Cities, regulation and coal

Sometimes, those who reject the serious potential threats from CO2 emissions driving global warming accuse those who highlight the possible impacts of climate change of wanting to return to a simple agrarian life. That the motivation is a wish to regulate out of existence modern technological society and entrepreneurial capitalism. The opposite is true. Regulation is a necessary feature of civilisation, required to make the urban environment and the manufacture of products possible.



Cities are the physical embodiment of the biggest advance humankind made in its ~100,000 year existence.
For about 90,000 years humans were hunter-gathers, living in close relationship with the natural ecology.
Then, around the beginning of the Holocene as the big melt and last glacial maximum receded agriculture and pastoralist arose. People started settling in small clan communities and modified the ecology to their own ends with domestication of crops and animals.

Large scale projects were possible for such tribal groups, religion, of some sort motivated the building of massive earthworks and the stone circles that dot the UK.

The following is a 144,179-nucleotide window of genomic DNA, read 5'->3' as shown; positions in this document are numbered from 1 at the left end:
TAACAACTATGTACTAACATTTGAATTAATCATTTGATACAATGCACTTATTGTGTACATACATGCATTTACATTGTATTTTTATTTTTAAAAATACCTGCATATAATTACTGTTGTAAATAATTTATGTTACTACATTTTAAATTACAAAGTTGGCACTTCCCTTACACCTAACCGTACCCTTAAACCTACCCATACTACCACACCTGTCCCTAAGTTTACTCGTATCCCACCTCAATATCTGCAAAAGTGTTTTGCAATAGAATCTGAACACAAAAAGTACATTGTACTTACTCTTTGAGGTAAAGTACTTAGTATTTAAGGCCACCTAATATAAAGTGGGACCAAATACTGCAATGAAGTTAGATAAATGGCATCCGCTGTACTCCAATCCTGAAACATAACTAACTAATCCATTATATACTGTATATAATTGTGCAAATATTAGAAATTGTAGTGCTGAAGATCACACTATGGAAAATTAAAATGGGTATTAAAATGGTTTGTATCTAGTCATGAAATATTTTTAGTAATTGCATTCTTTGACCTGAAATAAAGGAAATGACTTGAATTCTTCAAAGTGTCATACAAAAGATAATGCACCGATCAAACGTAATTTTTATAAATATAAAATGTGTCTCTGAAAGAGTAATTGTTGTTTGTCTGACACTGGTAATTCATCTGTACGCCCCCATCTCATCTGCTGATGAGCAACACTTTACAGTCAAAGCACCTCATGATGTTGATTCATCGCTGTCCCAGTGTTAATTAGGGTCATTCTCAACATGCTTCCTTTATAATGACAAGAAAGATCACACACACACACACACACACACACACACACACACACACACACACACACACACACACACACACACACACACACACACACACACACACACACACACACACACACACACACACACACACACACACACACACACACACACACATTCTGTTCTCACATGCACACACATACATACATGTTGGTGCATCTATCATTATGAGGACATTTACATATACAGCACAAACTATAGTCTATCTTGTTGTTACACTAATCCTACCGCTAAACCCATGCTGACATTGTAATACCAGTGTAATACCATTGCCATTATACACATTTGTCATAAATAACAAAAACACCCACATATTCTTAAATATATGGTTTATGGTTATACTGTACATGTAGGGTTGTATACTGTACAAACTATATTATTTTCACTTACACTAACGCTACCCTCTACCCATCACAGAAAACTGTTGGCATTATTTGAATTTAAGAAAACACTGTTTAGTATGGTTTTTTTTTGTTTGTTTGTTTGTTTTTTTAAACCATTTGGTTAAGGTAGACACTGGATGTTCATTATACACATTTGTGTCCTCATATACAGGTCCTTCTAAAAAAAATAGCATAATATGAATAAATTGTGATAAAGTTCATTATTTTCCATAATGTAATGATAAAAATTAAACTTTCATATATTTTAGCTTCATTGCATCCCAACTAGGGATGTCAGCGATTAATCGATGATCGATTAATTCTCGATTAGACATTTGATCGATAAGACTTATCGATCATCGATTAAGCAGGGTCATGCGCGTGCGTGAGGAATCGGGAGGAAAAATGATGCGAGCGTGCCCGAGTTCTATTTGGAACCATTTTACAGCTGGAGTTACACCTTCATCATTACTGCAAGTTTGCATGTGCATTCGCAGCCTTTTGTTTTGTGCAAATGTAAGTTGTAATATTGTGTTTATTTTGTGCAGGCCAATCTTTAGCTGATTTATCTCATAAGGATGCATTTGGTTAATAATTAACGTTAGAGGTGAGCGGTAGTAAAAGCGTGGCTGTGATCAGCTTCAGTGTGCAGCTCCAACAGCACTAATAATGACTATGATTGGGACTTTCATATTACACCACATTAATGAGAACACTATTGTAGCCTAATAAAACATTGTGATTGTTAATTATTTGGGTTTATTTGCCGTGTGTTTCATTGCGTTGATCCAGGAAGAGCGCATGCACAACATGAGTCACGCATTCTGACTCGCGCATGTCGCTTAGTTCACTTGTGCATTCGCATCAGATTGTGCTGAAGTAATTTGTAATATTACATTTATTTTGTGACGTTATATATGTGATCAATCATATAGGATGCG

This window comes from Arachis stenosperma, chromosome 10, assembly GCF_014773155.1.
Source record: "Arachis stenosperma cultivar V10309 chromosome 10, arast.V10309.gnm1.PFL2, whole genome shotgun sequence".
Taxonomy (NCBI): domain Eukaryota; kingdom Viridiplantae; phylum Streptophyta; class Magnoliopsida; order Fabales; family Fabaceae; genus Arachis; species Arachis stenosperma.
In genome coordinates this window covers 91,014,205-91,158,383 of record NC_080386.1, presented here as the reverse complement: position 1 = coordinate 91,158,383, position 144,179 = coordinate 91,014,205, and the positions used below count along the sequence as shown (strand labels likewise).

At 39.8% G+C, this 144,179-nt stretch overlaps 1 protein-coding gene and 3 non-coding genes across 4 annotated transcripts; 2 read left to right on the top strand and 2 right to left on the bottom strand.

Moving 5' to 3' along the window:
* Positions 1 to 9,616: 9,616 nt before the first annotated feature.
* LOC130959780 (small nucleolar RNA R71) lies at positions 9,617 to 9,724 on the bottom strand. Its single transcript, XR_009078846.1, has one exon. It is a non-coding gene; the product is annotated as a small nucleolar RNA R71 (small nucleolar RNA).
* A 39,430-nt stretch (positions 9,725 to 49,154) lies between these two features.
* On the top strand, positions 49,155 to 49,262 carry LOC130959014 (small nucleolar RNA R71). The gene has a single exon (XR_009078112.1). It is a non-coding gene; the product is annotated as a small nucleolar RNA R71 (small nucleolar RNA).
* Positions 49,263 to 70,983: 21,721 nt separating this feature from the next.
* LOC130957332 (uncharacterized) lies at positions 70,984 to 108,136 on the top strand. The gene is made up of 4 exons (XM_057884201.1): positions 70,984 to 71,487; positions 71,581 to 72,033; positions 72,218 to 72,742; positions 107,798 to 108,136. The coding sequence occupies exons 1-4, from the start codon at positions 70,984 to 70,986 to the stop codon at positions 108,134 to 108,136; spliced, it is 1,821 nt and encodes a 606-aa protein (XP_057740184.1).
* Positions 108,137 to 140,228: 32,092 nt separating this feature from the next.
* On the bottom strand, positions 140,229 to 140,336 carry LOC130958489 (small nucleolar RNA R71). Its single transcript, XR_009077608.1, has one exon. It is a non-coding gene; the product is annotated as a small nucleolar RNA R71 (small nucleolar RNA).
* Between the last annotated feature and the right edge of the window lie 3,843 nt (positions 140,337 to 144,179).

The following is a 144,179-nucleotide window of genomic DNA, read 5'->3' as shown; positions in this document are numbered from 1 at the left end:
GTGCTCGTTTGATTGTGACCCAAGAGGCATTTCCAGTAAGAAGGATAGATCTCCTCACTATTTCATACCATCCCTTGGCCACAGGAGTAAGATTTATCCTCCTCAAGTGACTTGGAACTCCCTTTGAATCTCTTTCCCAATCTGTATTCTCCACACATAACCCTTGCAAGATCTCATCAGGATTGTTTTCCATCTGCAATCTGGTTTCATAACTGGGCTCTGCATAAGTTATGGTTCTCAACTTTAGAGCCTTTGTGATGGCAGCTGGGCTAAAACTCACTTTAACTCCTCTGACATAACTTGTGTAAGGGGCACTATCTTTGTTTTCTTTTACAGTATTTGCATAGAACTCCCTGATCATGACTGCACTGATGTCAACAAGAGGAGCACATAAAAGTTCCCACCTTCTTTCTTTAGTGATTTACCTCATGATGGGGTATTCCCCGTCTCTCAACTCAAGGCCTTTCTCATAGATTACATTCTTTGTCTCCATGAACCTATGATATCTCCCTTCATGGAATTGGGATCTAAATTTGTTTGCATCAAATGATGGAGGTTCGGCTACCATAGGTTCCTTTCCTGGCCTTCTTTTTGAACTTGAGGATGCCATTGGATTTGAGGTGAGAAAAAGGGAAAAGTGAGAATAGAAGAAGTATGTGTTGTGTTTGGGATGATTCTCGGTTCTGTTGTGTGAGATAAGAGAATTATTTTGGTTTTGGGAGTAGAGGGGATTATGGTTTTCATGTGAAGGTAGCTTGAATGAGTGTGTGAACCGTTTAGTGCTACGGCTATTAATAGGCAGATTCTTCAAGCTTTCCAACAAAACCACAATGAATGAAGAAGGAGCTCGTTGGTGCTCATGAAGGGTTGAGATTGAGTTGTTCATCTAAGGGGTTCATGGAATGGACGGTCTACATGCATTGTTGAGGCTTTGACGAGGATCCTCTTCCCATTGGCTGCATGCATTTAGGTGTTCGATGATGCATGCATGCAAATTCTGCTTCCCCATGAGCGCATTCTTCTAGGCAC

But large scale projects really don’t become a consistent feature of human society until the habit of building and living in cities arose. This was an outcome of the intensification of agriculture. A small tribe or family group can farm a small area, but if a large scale irrigation project is organised that improves the water supply to a larger area benefiting many farmers and improving yields, then the organisational system to enable that sort of large scale irrigation project needs a hierarchical authority. the increased agricultural production can feed builders and administrators and villages become towns, and towns become cities.

That triggered the development of other facets of large societies.
Religion, written language and slavery all emerge from this new and radical type of human organisation.

While the finding of Irish copper, Cornish tin and Asian gemstones throughout Europe and the Middle East before cities arose indicates some Neolithic and early Bronze Age trade, the big increase in trade comes with the emergence of cities as the extra agricultural production from a smaller percentage of the population enables other trades and resources to be developed.

Trade routes become established and human society in cities has to develop ways of living in some sort of harmony with people who speak a different language and have different Gods. The Bronze Age cities of the Fertile Crescent were the first to struggle with the problems of a multicultural society. It is clear many had ethnic areas, parts of the city where traders from outside the cultural group resided, the first ghettos perhaps.